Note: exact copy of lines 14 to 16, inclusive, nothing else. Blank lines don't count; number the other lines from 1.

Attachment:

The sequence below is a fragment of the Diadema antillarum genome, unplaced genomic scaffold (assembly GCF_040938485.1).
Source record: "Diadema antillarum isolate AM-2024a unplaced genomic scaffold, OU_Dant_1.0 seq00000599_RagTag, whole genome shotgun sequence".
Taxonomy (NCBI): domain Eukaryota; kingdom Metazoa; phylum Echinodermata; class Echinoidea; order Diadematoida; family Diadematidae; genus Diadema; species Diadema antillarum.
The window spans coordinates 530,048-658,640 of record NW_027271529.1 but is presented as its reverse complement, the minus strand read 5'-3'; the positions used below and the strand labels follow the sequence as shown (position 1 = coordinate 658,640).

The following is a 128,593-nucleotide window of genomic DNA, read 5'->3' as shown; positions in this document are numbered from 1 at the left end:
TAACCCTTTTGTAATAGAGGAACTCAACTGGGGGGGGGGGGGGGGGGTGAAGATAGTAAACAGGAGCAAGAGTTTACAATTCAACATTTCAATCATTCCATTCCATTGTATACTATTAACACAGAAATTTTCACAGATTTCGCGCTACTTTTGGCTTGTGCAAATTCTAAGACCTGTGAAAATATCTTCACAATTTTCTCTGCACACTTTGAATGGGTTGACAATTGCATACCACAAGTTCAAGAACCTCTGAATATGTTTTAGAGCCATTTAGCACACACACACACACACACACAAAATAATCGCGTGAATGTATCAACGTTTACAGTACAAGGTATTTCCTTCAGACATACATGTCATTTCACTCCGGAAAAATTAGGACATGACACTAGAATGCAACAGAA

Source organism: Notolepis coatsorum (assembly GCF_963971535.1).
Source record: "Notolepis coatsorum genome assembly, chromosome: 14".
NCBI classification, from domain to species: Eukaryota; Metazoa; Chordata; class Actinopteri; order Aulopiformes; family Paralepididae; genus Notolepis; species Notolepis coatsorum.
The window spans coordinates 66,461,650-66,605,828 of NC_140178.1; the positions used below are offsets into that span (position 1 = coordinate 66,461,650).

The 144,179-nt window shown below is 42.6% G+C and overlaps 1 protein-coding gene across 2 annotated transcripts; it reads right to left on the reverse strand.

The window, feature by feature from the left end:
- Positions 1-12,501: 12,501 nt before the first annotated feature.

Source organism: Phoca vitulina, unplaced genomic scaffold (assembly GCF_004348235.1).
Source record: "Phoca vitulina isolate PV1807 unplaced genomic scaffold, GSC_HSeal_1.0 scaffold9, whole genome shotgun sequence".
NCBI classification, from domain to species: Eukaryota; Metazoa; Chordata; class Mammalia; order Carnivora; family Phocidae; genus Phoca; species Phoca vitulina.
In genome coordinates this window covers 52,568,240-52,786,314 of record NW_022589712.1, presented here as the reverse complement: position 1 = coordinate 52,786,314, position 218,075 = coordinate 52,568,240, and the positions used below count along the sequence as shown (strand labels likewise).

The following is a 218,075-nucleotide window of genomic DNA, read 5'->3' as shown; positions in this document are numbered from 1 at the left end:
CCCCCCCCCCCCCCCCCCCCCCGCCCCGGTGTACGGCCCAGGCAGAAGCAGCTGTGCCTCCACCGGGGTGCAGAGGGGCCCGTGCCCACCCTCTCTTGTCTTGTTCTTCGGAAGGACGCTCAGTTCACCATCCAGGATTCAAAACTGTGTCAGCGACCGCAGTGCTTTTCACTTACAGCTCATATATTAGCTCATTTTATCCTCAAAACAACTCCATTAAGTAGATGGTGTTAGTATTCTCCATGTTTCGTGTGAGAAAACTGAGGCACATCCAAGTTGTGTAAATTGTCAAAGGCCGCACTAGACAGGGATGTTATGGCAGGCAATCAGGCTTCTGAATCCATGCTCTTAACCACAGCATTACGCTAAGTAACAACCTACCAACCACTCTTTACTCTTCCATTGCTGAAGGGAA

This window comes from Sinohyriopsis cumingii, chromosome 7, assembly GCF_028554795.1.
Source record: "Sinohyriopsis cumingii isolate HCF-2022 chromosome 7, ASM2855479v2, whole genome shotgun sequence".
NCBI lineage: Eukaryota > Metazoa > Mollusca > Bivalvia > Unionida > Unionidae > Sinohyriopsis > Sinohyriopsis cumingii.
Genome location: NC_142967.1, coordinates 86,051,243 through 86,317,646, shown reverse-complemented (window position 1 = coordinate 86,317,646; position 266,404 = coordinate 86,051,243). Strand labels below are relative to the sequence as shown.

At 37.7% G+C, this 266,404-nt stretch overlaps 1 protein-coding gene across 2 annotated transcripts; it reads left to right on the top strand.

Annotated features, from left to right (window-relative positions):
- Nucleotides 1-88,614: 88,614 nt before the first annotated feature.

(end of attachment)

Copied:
Source organism: Phoca vitulina, unplaced genomic scaffold (assembly GCF_004348235.1).
Source record: "Phoca vitulina isolate PV1807 unplaced genomic scaffold, GSC_HSeal_1.0 scaffold9, whole genome shotgun sequence".
NCBI classification, from domain to species: Eukaryota; Metazoa; Chordata; class Mammalia; order Carnivora; family Phocidae; genus Phoca; species Phoca vitulina.